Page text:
A growing body of research and literature explores how women are particularly affected by the social, environmental and economic impacts of large-scale natural resource extraction. Furthermore, these environmental inequalities disproportionately affect marginalized women; be it geographically, racially, and/or otherwise marginalized. This chapter provides an overview of contemporary research into gendered aspects of environmental inequalities, in the context of large-scale resource extraction, and through exploring key theoretical concepts associated with Feminist Political Ecology and Latin American feminisms. We offer a detailed case study on the gendered impacts of large-scale mining in Latin America, drawing upon a range of research projects we have been involved in, highlighting how women often face more, and more severe, impacts of large-scale natural resource extraction as compared to men, across social, economic, and environmental spheres. Finally, we offer some suggestions for areas of future research.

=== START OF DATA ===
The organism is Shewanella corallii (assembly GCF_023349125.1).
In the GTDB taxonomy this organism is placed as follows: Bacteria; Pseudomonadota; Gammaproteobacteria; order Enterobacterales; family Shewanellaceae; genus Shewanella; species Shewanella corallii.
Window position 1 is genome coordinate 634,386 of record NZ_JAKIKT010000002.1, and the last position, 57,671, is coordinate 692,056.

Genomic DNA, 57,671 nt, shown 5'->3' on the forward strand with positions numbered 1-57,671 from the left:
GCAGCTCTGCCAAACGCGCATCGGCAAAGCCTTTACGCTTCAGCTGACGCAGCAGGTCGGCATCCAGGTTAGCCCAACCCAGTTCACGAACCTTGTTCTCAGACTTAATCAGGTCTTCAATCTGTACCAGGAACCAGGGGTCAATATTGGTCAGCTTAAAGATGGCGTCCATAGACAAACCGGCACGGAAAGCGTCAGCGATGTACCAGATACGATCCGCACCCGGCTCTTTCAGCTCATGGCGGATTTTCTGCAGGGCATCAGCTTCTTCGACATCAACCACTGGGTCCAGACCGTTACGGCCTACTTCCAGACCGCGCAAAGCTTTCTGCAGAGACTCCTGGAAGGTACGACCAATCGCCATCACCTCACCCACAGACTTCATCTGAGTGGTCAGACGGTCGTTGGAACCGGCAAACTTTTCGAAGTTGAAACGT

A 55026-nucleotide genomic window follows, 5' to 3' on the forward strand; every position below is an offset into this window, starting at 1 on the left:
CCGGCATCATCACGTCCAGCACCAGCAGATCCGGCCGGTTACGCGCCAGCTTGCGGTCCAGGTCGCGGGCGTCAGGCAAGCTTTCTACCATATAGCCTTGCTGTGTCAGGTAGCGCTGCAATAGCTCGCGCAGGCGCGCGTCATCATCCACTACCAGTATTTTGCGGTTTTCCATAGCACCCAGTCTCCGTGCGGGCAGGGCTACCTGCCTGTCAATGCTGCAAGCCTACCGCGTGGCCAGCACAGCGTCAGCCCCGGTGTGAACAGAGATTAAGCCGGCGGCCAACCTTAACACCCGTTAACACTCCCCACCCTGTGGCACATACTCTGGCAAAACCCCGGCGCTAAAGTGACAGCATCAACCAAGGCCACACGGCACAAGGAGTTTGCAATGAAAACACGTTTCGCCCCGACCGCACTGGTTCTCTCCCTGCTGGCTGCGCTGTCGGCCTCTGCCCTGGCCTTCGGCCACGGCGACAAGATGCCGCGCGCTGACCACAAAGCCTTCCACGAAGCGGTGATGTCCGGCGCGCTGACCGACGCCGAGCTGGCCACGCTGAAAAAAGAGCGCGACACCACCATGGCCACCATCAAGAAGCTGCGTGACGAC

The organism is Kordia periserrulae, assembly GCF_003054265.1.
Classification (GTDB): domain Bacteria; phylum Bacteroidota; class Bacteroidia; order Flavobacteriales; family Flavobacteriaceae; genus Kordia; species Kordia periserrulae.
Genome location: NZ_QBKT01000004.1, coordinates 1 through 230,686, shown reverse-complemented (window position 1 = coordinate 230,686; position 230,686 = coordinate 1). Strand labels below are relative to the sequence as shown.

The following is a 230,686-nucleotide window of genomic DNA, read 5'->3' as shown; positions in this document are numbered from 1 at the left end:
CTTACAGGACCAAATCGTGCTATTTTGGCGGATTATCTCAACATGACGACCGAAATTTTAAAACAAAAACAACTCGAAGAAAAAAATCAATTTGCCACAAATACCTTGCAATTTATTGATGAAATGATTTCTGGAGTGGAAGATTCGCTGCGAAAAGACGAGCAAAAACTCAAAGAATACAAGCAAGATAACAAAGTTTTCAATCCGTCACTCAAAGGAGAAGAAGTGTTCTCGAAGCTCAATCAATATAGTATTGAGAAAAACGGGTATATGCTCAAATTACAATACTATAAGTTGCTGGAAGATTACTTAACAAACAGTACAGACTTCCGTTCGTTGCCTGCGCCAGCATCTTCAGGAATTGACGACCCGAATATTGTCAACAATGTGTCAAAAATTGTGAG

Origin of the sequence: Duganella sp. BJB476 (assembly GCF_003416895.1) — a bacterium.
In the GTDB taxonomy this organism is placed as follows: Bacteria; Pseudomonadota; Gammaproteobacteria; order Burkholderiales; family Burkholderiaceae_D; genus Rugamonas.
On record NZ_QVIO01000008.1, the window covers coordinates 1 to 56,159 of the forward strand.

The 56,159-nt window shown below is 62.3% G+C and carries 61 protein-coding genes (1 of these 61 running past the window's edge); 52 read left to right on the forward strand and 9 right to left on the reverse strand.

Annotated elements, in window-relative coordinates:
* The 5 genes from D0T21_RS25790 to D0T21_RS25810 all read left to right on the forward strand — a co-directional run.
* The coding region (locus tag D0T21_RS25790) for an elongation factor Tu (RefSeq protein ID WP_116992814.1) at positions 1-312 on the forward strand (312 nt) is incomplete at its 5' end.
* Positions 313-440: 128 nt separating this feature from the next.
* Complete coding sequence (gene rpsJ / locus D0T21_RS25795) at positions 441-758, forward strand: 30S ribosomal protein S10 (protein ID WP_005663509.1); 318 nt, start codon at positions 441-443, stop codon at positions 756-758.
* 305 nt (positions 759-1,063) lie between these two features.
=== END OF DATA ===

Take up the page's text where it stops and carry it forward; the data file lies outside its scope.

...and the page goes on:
|Title of host publication
|Handbook of Inequality and the Environment
|Michael A. Long, Michael J. Lynch, Paul B. Stretesky
|Number of pages
|Published - 8 Jun 2023
|Elgar Handbooks on Inequality